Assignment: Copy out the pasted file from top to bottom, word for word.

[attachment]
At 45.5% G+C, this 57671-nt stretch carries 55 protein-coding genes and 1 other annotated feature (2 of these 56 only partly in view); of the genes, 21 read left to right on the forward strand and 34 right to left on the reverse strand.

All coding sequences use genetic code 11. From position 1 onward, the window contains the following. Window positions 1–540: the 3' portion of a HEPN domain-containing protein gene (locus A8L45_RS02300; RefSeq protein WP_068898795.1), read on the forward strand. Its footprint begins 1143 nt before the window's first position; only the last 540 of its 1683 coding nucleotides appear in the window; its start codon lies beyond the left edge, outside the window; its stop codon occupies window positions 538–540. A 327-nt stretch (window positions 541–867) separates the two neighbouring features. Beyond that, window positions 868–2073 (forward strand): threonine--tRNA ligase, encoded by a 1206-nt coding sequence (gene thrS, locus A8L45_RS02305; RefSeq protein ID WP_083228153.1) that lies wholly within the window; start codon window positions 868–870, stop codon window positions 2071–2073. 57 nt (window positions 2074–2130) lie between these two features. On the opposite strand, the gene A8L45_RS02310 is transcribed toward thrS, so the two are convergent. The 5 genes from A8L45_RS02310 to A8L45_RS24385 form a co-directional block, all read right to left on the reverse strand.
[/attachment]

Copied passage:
At 45.5% G+C, this 57671-nt stretch carries 55 protein-coding genes and 1 other annotated feature (2 of these 56 only partly in view); of the genes, 21 read left to right on the forward strand and 34 right to left on the reverse strand.

All coding sequences use genetic code 11. From position 1 onward, the window contains the following. Window positions 1–540: the 3' portion of a HEPN domain-containing protein gene (locus A8L45_RS02300; RefSeq protein WP_068898795.1), read on the forward strand. Its footprint begins 1143 nt before the window's first position; only the last 540 of its 1683 coding nucleotides appear in the window; its start codon lies beyond the left edge, outside the window; its stop codon occupies window positions 538–540. A 327-nt stretch (window positions 541–867) separates the two neighbouring features. Beyond that, window positions 868–2073 (forward strand): threonine--tRNA ligase, encoded by a 1206-nt coding sequence (gene thrS, locus A8L45_RS02305; RefSeq protein ID WP_083228153.1) that lies wholly within the window; start codon window positions 868–870, stop codon window positions 2071–2073. 57 nt (window positions 2074–2130) lie between these two features. On the opposite strand, the gene A8L45_RS02310 is transcribed toward thrS, so the two are convergent. The 5 genes from A8L45_RS02310 to A8L45_RS24385 form a co-directional block, all read right to left on the reverse strand.